A number of individuals have done just that throughout history and have contributed much to the agricultural world.
In February, we celebrate National African American History Month.
Thomas Monroe Campbell, an African American, was a Field Agent for the Untied States Department of Agriculture before being appointed Farm Demonstration Agent in Alabama in 1906.
Over time, he advanced to State Agent in Alabama and then onto Field Agent for seven southern states.
As a result of his work, there are now nearly 600 county and home demonstration agents in those seven southern states.
Some credit him as the first Cooperative Extension Agent in the United States.
March holds the honor of having two month long celebrations devoted toward history.
These are: National Women's History Month and National Irish-American Heritage Month.
Mary Agnes Meara Chase, a female botanist, was an illustrator for the U.S. Department of Agriculture's Bureau of Plant Industry.
During her work at the bureau, she made great contributions to the study of grasses. She collected more than 4,500 specimens from Brazil, Mexico, Puerto Rico and the United States and donated her collections to the Smithsonian and the National Herbarium.
Harry Ferguson, an Irishman, invented one of the first tractors.
His interest in tractors grew during World War I, when he was working in a mechanics workshop.
Later on, he developed the Ferguson tractor that was built by Ford and marketed by Ferguson as agreed upon by the legendary "Handshake Agreement."
May is National Asian/Pacific Heritage Month.
Virgil Duyungan, a Filipino Alaskan, was the president of the Filipino Cannery Worker's and Farm Laborer's Union (CWFLU) during the early 1930s.
The main goals of the CWFLU were to rid the salmon canning industry of the exploitive labor contracting system and to improve working and living conditions at the canneries.
Though Duyungan's presidency was short-lived, the CWFLU was able to leave its mark on the Northwest labor movement.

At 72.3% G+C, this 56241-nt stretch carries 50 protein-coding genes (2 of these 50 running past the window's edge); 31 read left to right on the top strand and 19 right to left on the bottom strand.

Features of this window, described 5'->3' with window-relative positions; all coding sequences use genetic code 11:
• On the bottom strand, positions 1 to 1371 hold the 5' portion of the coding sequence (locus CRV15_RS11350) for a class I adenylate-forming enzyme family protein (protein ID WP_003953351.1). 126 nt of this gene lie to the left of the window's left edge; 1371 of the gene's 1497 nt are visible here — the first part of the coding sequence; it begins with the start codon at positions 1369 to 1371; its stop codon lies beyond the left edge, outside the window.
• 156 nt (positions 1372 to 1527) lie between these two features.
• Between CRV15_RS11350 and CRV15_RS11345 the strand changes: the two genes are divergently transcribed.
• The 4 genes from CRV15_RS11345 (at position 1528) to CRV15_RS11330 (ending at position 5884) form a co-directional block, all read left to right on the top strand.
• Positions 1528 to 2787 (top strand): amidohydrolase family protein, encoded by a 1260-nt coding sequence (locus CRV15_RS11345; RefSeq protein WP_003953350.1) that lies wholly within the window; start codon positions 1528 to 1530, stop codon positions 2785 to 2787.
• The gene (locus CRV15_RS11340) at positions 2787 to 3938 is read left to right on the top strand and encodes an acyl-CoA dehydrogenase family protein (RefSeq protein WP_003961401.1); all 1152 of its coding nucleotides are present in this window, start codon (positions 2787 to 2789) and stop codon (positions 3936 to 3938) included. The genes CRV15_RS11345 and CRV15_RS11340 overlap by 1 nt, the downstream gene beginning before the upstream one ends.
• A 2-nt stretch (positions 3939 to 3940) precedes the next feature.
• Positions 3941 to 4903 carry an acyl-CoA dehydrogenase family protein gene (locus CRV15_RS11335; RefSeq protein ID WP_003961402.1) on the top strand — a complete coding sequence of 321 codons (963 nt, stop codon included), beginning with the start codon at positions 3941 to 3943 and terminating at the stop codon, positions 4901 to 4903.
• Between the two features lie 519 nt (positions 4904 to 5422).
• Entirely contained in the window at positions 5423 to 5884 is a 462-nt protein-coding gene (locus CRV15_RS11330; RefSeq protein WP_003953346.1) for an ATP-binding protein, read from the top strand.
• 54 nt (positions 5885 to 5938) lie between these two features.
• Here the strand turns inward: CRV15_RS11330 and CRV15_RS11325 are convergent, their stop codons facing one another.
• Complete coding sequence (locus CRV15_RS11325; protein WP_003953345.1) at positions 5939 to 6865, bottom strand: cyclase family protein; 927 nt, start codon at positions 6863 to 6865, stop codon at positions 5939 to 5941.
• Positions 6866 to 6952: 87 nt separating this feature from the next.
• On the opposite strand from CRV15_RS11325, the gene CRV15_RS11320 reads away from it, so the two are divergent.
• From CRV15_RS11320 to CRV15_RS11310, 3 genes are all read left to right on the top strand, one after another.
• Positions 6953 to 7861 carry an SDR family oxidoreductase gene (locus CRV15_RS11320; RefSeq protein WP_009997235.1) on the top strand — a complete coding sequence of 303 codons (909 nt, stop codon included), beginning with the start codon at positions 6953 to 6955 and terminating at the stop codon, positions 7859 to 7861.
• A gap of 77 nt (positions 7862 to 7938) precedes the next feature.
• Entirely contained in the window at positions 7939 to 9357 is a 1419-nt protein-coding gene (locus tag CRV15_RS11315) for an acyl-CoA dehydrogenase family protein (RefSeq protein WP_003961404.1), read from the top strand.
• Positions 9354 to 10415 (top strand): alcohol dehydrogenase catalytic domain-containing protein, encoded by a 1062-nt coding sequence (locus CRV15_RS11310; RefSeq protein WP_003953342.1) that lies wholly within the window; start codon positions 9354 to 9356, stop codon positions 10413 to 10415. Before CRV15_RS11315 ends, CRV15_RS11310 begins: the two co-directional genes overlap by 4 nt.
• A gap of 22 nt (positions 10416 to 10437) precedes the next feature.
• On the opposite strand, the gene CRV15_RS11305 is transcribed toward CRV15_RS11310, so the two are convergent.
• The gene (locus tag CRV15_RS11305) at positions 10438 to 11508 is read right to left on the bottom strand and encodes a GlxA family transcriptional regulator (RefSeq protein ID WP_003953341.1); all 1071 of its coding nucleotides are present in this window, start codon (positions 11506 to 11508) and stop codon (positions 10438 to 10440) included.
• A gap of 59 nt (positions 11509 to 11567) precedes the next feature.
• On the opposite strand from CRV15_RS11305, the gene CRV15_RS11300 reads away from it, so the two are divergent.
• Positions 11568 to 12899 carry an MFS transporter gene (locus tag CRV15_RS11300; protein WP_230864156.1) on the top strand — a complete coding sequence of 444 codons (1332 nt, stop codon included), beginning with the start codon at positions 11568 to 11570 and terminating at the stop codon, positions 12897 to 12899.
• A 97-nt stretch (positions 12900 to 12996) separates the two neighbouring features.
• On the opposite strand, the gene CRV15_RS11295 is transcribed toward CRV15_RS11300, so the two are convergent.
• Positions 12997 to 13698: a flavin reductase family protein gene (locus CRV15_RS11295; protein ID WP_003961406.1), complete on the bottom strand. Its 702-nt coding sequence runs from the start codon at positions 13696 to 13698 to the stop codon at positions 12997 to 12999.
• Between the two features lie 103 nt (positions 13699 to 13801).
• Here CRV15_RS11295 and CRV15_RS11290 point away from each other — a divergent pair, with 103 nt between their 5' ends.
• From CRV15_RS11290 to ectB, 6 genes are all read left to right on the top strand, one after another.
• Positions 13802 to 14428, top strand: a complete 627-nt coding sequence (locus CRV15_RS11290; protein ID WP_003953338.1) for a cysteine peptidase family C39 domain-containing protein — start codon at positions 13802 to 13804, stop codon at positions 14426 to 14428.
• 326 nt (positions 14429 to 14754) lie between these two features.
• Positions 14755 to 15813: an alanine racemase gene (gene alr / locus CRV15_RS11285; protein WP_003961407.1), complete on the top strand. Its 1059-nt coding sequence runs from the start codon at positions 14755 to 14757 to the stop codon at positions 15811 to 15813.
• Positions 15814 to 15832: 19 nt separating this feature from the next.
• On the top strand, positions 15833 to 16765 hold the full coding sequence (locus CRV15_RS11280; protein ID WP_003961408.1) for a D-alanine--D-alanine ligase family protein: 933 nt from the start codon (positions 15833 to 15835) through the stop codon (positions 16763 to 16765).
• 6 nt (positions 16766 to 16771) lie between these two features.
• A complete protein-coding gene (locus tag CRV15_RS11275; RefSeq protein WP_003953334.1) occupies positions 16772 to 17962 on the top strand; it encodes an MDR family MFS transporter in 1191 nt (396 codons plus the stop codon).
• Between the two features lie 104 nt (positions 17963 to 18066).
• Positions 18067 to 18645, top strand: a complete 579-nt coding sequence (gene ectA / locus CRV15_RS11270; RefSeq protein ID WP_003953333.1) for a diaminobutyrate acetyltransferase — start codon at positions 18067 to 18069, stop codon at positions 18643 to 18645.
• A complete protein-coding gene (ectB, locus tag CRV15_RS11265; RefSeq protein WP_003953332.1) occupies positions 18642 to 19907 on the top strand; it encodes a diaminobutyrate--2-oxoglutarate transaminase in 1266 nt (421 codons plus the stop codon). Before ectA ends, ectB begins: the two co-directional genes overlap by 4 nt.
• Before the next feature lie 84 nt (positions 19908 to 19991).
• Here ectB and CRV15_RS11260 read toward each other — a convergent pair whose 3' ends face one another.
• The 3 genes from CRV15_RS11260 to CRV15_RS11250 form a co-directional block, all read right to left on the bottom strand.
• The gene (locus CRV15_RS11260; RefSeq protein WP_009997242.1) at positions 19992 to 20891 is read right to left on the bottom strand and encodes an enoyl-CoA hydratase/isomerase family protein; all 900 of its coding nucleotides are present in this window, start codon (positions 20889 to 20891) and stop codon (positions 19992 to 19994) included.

September is National Hispanic Heritage Month.
Cesar Chavez' family (he is a second generation American of Hispanic descent) became migrant farm workers after they lost their farm during the Great Depression.
This experience is what helped him develop the dream of creating an organization to protect and serve farm workers.
He founded the National Farm Workers Association, which is now the United Farm Workers of America.
National American Indian Heritage Month is in November.
No one questions the impact that American Indians have had in agricultural fields ranging form introducing the "Three Sisters," to introducing colonists to edible plants.
The Intertribal Agricultural Council (IAC) was founded in 1987 to pursue and promote the conservation, development and use of our agricultural resources for the betterment of Native American and Alaskan Tribes.
The IAC has become recognized as the most respected voice within the Indian community and government circles on agricultural policies and programs in Indian country.
Year round, many individuals have greatly contributed to agriculture.
Therefore, I suggest that as you shop, work, eat or watch TV, think about those throughout history who have given of them selves and practiced the 4-H pledge while making a difference in the agricultural world.